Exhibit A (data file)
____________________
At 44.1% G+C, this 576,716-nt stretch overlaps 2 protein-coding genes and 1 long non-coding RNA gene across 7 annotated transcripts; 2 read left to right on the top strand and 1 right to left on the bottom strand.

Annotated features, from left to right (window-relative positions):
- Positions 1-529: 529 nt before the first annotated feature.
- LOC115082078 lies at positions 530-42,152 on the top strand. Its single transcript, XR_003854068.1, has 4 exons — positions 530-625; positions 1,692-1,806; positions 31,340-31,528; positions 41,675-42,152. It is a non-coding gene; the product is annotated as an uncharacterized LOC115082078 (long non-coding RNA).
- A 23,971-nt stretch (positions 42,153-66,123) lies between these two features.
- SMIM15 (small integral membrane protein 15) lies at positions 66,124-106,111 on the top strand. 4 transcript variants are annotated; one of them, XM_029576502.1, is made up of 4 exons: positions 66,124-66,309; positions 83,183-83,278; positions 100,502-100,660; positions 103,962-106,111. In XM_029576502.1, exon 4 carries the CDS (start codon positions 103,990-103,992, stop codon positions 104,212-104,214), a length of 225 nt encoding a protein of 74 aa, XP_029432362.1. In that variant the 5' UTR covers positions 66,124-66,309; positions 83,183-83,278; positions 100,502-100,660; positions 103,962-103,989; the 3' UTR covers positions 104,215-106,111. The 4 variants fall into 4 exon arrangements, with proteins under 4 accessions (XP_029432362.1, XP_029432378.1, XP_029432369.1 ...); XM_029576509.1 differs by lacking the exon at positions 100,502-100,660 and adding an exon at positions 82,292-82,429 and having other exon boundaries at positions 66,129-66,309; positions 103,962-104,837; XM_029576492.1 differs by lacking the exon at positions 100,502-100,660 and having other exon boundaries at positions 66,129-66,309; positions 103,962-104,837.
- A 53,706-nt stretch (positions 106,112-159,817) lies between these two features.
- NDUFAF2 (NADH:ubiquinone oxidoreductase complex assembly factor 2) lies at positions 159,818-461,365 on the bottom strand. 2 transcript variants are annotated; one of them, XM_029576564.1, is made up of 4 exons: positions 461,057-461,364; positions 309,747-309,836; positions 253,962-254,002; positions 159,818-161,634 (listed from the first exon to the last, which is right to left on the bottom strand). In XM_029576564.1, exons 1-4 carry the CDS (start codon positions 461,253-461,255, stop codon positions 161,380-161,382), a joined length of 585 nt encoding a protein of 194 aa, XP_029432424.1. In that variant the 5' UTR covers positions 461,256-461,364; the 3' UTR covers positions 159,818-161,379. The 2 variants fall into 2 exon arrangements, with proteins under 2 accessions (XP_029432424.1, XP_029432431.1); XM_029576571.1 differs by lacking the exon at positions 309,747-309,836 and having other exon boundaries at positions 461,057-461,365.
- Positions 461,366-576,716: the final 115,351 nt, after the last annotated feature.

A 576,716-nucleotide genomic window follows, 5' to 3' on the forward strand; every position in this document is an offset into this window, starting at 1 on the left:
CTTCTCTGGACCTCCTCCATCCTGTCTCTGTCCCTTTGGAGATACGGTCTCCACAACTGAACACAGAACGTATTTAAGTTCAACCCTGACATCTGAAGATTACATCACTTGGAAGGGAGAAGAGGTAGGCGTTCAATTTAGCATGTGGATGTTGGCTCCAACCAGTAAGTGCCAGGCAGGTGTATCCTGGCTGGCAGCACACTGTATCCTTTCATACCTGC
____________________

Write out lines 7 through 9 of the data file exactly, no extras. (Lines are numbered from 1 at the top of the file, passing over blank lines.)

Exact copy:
- A 53,706-nt stretch (positions 106,112-159,817) lies between these two features.
- NDUFAF2 (NADH:ubiquinone oxidoreductase complex assembly factor 2) lies at positions 159,818-461,365 on the bottom strand. 2 transcript variants are annotated; one of them, XM_029576564.1, is made up of 4 exons: positions 461,057-461,364; positions 309,747-309,836; positions 253,962-254,002; positions 159,818-161,634 (listed from the first exon to the last, which is right to left on the bottom strand). In XM_029576564.1, exons 1-4 carry the CDS (start codon positions 461,253-461,255, stop codon positions 161,380-161,382), a joined length of 585 nt encoding a protein of 194 aa, XP_029432424.1. In that variant the 5' UTR covers positions 461,256-461,364; the 3' UTR covers positions 159,818-161,379. The 2 variants fall into 2 exon arrangements, with proteins under 2 accessions (XP_029432424.1, XP_029432431.1); XM_029576571.1 differs by lacking the exon at positions 309,747-309,836 and having other exon boundaries at positions 461,057-461,365.
- Positions 461,366-576,716: the final 115,351 nt, after the last annotated feature.